Doucette: There is a fundamental misalignment of incentives in fee-for-service. As providers try to recoup lost revenue, there will be an incentive to increase volume and unit costs. We do expect providers to have volume and price increases to try to return to their financial baseline or benchmark. The challenge with healthcare is the misalignment of incentives for people offering the services versus the people paying for them. That misalignment isn’t going to be going away any time soon.

What spurred on your partnership to make change in this space?

Doucette: Both organizations are on a path to drive incremental value changes, and we are well positioned as a primary care hub for patients. But we need sophisticated partnerships and data to drive home value.

Kampine: We found ourselves both servicing the same employer client at one point. We have become really, really good at helping clients understand price and quality and provide tools to say here is a high-quality doctor and ways to save. We try to drive and guide people to high-quality locations when they need care.

We decided to focus on digital solutions—online and mobile apps—and other pieces where we saw ourselves working together. We thought, wouldn’t it be great, rather than the member being in control of decisions about where to seek care, if we help guide them? We could make referrals when members are going out. If you activate the member directly and make better referrals at the point of care, the opportunity goes up when these two things are put together.

Your partnership is meant to help employers navigate this new landscape and avoid the cost increases where possible, correct?

Kampine: When we think about navigation, healthy patients, and cost and quality, there is an opportunity to think about getting them to the right doctor at the right price. Some organizations right now will be thinking about where to place a person for treatment and use the most expensive site or venue if they have multiple ones. And this is a great opportunity with organizations like us to work together and understand the differences; particularly as things start moving forward, it will be important for the rest of the year.

For Bluebook, there are multiple components of how to do this. First is make it simple to understand cost and quality, so we use technology to line up the right doctor and place for treatment. We align the benefit design so patients choose a cost-effective, quality location, and we can offer a reward or some other mechanism as an incentive. Then, with Premise or other clients, we have a layer of support for the person who needs assistance. Jami’s group is one that helps us navigate patients; they use the same set of information to help people make better healthcare decisions.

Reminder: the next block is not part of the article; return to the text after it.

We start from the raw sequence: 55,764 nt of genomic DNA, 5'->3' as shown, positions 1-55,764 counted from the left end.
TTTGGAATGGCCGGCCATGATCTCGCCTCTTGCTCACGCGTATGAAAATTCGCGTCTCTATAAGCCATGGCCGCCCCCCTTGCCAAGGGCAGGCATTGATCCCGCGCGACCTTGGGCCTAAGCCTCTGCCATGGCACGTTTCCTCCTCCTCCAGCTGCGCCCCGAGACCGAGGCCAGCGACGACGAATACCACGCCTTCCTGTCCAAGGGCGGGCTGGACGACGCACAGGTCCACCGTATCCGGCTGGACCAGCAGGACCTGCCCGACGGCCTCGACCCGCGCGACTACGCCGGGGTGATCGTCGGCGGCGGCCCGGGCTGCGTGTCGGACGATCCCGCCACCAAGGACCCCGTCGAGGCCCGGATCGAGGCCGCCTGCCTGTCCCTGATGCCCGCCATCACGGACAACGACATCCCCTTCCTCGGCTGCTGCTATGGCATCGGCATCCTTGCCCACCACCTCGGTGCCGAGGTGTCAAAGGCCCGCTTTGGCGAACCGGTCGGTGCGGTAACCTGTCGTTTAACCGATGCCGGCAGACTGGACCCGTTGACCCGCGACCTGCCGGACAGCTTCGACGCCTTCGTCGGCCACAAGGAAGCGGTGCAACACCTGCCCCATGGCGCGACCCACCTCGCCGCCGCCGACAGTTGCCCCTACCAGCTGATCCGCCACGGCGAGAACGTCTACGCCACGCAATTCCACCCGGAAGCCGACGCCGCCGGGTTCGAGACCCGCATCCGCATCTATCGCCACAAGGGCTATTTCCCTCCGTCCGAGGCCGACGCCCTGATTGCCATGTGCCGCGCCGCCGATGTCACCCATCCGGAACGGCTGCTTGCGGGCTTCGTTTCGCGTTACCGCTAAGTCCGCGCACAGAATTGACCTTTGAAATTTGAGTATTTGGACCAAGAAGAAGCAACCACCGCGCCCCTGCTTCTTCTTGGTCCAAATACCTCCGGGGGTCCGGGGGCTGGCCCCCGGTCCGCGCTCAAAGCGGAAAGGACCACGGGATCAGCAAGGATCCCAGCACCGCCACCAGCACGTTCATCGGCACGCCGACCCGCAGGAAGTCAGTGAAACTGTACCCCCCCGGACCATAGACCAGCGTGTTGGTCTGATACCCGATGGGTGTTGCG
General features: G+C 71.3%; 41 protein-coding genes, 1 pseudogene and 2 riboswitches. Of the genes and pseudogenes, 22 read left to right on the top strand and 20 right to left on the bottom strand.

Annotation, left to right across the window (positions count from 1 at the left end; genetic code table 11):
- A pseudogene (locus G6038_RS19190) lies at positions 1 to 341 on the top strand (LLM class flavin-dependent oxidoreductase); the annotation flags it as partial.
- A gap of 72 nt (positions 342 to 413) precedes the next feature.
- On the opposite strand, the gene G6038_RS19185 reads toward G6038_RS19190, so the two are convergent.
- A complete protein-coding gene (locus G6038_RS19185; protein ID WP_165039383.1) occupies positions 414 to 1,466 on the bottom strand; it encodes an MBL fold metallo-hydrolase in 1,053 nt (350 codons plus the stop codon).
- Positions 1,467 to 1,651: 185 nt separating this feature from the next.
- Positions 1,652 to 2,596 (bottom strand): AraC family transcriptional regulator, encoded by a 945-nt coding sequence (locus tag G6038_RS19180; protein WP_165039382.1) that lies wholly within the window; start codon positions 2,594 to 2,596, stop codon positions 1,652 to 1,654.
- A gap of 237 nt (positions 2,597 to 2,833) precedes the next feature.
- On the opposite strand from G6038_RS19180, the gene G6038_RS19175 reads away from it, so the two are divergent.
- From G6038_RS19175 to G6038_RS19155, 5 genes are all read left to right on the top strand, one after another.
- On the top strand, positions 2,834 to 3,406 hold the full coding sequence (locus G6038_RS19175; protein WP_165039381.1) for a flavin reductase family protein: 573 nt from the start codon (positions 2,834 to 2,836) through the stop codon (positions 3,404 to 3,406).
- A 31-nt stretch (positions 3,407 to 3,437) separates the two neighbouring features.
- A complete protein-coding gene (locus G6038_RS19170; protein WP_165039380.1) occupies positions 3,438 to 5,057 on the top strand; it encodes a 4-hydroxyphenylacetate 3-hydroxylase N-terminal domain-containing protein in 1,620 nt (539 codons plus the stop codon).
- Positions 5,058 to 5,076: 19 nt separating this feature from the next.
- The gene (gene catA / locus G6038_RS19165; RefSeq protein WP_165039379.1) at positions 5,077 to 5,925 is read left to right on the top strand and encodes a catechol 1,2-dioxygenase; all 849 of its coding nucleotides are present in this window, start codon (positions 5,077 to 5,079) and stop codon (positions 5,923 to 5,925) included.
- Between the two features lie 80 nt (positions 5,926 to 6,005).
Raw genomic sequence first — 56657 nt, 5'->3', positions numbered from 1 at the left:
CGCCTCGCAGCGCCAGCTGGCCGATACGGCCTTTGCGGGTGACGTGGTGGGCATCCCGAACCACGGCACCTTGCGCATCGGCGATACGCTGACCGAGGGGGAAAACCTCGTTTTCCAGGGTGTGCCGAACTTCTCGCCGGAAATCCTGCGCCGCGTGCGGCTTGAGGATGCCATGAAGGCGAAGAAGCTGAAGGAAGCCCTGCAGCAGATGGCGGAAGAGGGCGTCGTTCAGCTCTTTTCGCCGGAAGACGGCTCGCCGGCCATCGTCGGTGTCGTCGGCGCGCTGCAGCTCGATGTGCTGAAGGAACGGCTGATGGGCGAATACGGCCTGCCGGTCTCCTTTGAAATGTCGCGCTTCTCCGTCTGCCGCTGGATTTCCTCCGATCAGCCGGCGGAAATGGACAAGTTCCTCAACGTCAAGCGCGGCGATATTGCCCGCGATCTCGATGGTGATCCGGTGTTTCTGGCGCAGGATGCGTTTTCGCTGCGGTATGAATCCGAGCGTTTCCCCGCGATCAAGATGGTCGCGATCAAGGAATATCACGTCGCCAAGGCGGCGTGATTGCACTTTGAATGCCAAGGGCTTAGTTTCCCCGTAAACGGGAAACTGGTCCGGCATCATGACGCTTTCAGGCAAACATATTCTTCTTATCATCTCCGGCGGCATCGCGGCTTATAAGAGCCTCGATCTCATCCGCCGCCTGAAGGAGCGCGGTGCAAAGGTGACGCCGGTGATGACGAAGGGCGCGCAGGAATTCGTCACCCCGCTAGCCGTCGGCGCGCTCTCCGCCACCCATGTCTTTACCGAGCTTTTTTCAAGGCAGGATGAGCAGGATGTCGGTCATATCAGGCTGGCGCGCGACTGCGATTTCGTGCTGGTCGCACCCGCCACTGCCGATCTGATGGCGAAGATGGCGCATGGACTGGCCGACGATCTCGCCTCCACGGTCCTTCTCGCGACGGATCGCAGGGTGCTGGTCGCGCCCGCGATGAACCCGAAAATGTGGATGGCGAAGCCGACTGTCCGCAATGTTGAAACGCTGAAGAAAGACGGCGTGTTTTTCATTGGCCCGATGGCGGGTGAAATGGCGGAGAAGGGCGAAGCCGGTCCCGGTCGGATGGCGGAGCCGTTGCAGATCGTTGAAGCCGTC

What about from the provider’s perspective? Are there things Premise is doing to keep costs manageable as patients get back to their doctors?

Doucette: Premise employs a variety of things, from physicians to physical therapists, acupuncturists and fitness, so there is really a trust that is developed that occurs between a member and their primary care provider. They care for patients as a team. Whether it’s a primary care provider or nurse practitioner or care navigator, they all work together to inform a member of the options for their care plan and work off of that information.

In many cases, we have a care navigator on site in a center so the physician or nurse practitioner can determine what referral is needed and walk the person down the hall with a warm handoff. The navigator takes up the referral coordination process by scheduling and making recommendations. The care navigator has access to the Bluebook tool, and they can say to the member, here are three to five options you would be referred to and here is the cost and quality of each facility. We try to steer them to a high-quality, low-cost provider. Ultimately, it is the member’s choice, but providing that information at that point is critical. The navigators also make sure the member comes back to the primary care provider after the procedure or surgery to ensure the appropriate follow-up care ensues. It’s a closed-loop, team-based approach.

What kind of savings is there to be had from managing specialty care?

Doucette: When you maximize primary care, $1 of prevention saves $3 of downstream treatment. Then you can optimize the downstream care—when it’s needed and appropriate you can drive value out of those treatments. If you take a hard look at incentives from the plan design, you can drive the right kind of patient behavior.

Kampine: We have created something we call the patient savings score. It’s a way of looking at providers and specialty care. When we create relationships with providers, we can see what the savings are downstream. We can see if it’s a high-quality specialist to refer someone to by looking at where they [the specialists] refer patients for tests and other items and, if they do cases themselves, do they use high-quality, low-cost facilities. We can take those things into account, and it’s something we are doing together and employing together. From a primary care environment, if they make referrals, it’s important to think down the pathway where the patient may end up.

It takes large volumes of data, but we can see how doctors practice and make referrals. We’ve been working and thinking on this for years. The app we have with Premise is interesting because we can make the initial referrals from the point of care.

Doucette: It takes simplicity and ability to communicate. If we are able to simplify it into a score, providers have a better understanding of a doctor’s value and can more easily articulate the value concept to members as well. And from that comes better compliance and adherence because a member is more likely to select one of those providers or facilities. There’s more benefit to the member and to the client.

Tammy Worth Healthcare Editor Read More